In the same way most of the mass of an iceberg lay unseen below the surface, so did the greater meaning of the front room of number 23. The mantle clock, condiment set, aspidistra and candles were eye-catching in their own ways but it was their relative positions that was the main business of the room.
Mrs Woosencraft gladly shared the rest of her home with the cats but no four-footed creatures ever entered her front room. They were curious all right, all cats are. Every now and then an inquisitive furry face peered through the door, one paw hesitantly poised above the threshold. The paw never descended, they never went in.
The room wasn’t a temple, nothing in it was sacrosanct or sacred, there was no mystic anti-feline radiance. It was just the place Mrs Woosencraft practiced the one thing that most exercised her intellect and to a significant extent defined her – the magic that allowed itself to be known quite wrongly as Deg Naw Wyth.
In that sense the room actually was Mrs Woosencraft. When the cats looked in, she looked back. Like young children at the threshold of an adult’s private room they hung at the doorway, lost their nerve and quietly slipped away.
When Mrs Woosencraft first came to Brighton the glass animals in the display case felt more important. Rulers, set-square, protractor, and significant amounts of time had all been used to place them exactly as she felt they needed to be – their relative positions, the alignments of their gaze.
She came to realise that all that careful arrangement was prevarication, a delay that could be better spent actually getting on with what needed to be done.
Also, the one that was supposed to be a duck but looked like nothing that had ever quacked kept falling over.
‘It’s just a lot of fiddling about,’ Ethel Godwinsson once said. ‘The only good it can do is help you focus. You may as well bake a cake or have a poo.’
The clock needed winding once a week, the aspidistra liked having its leaves wiped with a damp rag. They and the candlesticks drew down focus, centred and balanced the room. The angles between them were exactly right. It was all she needed and she knew it. Today, however, with sunlight slanting through the windows, she prevaricated with her glass animals. She turned the red octopus and the deer, adjusted the stance of the giraffe and balanced the almost but not quite a duck.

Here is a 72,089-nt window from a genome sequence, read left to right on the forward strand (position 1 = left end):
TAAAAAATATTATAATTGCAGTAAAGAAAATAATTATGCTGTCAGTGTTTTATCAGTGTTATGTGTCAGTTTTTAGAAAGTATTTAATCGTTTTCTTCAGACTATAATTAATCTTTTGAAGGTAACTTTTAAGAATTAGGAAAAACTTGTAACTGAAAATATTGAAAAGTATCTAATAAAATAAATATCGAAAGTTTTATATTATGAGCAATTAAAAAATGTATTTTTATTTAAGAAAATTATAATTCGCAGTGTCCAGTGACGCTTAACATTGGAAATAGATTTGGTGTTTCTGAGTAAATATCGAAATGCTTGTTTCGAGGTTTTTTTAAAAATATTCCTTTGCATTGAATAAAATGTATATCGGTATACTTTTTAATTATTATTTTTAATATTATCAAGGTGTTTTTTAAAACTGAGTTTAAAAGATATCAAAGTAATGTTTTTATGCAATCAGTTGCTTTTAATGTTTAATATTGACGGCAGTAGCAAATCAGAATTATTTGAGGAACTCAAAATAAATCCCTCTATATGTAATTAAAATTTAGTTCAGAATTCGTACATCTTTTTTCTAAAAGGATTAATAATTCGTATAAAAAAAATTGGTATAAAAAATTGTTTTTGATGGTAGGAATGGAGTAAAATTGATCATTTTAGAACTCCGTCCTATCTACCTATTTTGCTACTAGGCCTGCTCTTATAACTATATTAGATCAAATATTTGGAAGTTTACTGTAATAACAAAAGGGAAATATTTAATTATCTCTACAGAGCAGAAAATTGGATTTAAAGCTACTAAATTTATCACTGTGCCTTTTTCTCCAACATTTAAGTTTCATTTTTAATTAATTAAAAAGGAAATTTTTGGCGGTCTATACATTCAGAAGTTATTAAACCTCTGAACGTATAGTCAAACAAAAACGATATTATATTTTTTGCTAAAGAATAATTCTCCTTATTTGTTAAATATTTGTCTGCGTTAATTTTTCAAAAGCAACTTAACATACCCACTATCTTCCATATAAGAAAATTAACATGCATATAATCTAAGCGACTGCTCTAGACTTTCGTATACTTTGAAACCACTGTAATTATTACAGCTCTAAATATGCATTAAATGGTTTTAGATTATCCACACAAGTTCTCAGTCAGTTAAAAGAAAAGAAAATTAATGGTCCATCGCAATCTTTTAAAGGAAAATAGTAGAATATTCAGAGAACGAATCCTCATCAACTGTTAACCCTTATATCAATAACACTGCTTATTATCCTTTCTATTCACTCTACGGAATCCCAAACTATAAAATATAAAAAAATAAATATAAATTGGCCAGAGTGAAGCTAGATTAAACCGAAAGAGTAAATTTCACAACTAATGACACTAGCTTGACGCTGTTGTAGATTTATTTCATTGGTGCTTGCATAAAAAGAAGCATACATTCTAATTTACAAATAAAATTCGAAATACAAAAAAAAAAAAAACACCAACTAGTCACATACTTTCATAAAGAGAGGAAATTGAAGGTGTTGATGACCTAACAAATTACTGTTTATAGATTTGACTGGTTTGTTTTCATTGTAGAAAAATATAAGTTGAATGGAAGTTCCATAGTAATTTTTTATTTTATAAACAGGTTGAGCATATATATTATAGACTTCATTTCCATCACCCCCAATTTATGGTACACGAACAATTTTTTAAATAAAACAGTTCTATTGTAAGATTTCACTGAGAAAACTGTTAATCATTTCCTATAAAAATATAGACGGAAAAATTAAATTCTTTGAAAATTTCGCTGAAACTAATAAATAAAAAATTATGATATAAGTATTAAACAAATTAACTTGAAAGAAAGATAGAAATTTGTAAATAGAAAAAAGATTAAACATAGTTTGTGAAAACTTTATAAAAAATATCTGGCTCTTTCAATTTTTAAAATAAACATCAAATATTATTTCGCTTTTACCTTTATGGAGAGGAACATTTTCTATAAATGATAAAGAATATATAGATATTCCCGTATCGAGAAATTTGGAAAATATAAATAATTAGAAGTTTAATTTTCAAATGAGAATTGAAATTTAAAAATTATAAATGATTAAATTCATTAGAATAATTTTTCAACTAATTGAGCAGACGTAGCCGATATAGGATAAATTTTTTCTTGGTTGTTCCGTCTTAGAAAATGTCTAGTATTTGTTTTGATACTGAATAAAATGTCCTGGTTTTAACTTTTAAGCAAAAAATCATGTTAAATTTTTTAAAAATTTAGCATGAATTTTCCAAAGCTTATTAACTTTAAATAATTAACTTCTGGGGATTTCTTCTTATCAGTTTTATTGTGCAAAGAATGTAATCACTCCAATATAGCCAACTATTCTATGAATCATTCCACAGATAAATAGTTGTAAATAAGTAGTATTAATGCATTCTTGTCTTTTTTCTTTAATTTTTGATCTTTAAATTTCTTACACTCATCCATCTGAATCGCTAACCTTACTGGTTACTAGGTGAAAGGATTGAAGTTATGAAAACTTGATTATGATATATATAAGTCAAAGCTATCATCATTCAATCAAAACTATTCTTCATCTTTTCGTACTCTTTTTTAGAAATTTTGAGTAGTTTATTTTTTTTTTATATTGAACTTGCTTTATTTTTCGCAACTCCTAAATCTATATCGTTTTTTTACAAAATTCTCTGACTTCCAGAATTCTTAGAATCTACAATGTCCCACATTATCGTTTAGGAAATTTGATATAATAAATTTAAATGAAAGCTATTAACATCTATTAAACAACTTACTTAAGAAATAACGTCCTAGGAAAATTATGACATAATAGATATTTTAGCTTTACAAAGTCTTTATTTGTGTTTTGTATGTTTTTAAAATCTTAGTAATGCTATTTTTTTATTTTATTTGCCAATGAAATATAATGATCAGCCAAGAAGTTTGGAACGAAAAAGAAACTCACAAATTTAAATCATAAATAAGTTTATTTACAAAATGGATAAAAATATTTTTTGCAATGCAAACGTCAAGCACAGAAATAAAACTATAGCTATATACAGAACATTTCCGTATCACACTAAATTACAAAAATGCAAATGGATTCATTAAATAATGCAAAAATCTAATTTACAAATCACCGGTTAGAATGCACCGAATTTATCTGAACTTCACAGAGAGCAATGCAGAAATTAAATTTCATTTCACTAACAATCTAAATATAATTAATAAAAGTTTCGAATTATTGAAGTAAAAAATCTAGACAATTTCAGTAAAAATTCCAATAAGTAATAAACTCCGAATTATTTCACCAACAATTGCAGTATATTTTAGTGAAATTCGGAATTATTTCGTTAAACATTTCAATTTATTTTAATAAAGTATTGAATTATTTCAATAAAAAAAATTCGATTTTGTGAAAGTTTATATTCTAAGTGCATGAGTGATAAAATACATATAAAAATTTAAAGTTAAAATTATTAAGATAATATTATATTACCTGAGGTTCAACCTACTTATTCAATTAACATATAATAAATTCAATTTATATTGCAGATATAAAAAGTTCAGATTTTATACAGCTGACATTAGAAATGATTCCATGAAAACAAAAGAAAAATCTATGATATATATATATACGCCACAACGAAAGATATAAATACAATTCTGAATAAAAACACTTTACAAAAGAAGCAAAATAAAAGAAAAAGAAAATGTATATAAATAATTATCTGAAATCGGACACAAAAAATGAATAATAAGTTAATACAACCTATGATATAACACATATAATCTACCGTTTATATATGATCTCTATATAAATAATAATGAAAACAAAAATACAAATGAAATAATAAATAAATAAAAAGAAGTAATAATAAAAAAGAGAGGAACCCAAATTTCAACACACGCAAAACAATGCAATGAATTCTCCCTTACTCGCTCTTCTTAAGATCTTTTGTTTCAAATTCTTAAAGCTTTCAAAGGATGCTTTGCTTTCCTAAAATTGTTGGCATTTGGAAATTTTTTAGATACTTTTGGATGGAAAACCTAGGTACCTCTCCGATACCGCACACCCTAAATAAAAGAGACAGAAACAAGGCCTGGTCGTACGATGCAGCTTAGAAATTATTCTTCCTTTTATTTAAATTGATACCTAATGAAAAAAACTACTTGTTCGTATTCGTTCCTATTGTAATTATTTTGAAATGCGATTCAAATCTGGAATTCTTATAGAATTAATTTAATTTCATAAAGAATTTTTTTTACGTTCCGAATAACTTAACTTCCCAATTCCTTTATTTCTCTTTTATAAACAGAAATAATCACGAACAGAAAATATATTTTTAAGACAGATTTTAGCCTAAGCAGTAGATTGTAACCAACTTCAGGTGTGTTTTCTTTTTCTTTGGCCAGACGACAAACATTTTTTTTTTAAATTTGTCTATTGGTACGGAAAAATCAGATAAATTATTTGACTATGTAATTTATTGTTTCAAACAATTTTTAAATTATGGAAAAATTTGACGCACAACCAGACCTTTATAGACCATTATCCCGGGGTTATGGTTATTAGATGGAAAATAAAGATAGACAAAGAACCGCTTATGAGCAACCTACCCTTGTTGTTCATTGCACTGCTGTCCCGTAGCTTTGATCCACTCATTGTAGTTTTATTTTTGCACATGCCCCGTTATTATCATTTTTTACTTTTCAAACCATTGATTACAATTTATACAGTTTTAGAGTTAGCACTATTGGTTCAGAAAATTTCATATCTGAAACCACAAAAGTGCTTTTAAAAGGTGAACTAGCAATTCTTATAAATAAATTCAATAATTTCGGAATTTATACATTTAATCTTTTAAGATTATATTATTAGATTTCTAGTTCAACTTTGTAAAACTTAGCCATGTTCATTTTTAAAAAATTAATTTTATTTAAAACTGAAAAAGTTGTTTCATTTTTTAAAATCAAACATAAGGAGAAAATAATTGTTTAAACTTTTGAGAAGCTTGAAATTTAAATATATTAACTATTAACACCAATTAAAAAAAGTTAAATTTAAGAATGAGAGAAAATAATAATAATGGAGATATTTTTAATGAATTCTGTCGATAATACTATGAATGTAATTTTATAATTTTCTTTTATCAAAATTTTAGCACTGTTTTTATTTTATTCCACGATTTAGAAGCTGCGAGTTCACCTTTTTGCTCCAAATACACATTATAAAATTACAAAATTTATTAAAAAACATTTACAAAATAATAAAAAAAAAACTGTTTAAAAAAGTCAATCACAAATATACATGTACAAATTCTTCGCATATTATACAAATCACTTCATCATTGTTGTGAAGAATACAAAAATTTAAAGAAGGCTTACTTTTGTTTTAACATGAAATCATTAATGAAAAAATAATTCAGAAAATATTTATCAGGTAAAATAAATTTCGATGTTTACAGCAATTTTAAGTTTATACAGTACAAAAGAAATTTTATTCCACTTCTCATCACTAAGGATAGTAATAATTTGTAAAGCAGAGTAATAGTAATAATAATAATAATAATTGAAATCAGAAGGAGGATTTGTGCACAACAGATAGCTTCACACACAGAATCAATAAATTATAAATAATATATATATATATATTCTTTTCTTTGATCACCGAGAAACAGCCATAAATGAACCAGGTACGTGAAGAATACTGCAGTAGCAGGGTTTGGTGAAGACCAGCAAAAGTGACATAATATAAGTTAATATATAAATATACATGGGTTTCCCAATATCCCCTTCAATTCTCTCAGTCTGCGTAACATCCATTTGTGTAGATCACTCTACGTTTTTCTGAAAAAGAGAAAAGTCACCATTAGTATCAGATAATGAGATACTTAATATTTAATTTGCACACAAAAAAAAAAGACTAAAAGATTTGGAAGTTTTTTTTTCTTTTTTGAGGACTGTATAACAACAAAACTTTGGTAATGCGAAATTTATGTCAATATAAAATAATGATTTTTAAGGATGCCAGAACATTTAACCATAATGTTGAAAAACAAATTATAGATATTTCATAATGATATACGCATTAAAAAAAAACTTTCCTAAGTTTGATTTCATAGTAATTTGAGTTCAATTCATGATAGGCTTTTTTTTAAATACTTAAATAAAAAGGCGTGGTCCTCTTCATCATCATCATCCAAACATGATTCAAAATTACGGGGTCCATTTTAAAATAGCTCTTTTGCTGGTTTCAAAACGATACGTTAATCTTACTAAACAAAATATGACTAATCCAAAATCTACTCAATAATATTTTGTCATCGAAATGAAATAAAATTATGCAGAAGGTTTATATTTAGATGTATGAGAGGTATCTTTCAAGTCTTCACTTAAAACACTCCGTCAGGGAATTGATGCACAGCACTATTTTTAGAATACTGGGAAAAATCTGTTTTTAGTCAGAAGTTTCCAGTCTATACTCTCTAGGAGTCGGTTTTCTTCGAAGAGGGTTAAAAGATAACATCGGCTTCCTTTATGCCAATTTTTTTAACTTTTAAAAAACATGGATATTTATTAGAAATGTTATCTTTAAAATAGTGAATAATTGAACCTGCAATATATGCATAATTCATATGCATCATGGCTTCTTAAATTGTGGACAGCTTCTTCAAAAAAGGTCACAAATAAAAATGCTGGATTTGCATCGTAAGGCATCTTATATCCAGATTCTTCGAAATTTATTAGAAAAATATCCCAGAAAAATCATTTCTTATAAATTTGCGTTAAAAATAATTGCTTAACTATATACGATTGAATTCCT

The dachshund came from Bangor, the pelican from Solva. The glass fly, perhaps the strangest beast in her glass menagerie, come from Prague, a present from one of Ethel’s nephews.
Ethel Godwinsson had passed on. Her bungalow was sold to developers and that was that. Mrs Woosencraft might be the last practitioner of the craft but she hadn’t given up hope. With the wisdom of luminaries such as Keith, Heegner and Cataldi to draw upon and the affinity of her cats for a certain type of oceanic person there was still every chance she would find what she had come to Brighton to look for. More to the point – who.
Losing her cat, had been a major set-back. Cats did disappear every now and then. They were nosey and they weren’t as clever as they thought they were. Surprise led to panic, panic to flight, and flight to – well, unfortunate encounters. Wherever Un Deg Naw had ended up she hoped the silly thing was happy.
Its absence had forced Mrs Woosencraft to ‘borrow’ a replacement so she had nineteen cats again.
That ‘borrowing’ brought a pang of guilt whenever she saw the original owner.
A disappearing cat was one thing, the bumblebee quite another. Some person with power had stepped in, rattled her cage and literally buzzed off again. She’d paid them back tit-for-tat, but still didn’t know the who or the why. It was high time she took a deeper look into what was going on.
Pen and paper, slide rule, compass, log tables, pencil sharpener and rubber lay ready. Mrs Woosencraft took her place at the black oak table and became the final component in the alignments of angle and distance in the room. She sat quietly, listened to the steady tick of the clock and harmonised herself with the symmetry of the room. Focus arrived, she was in the moment that had no name, where consequence could be seen before action, an answer known before the question, the effect before the cause. It was the place Ethel Godwinsson called ‘The Zone’. She set to work on the calculations for her spell.
It was late afternoon by the time she had finished. When she’d considered the results they felt like some kind of melodramatic joke:
Two groups of four travel together.
A journey across water.
Monsters in the deep.
To be continued…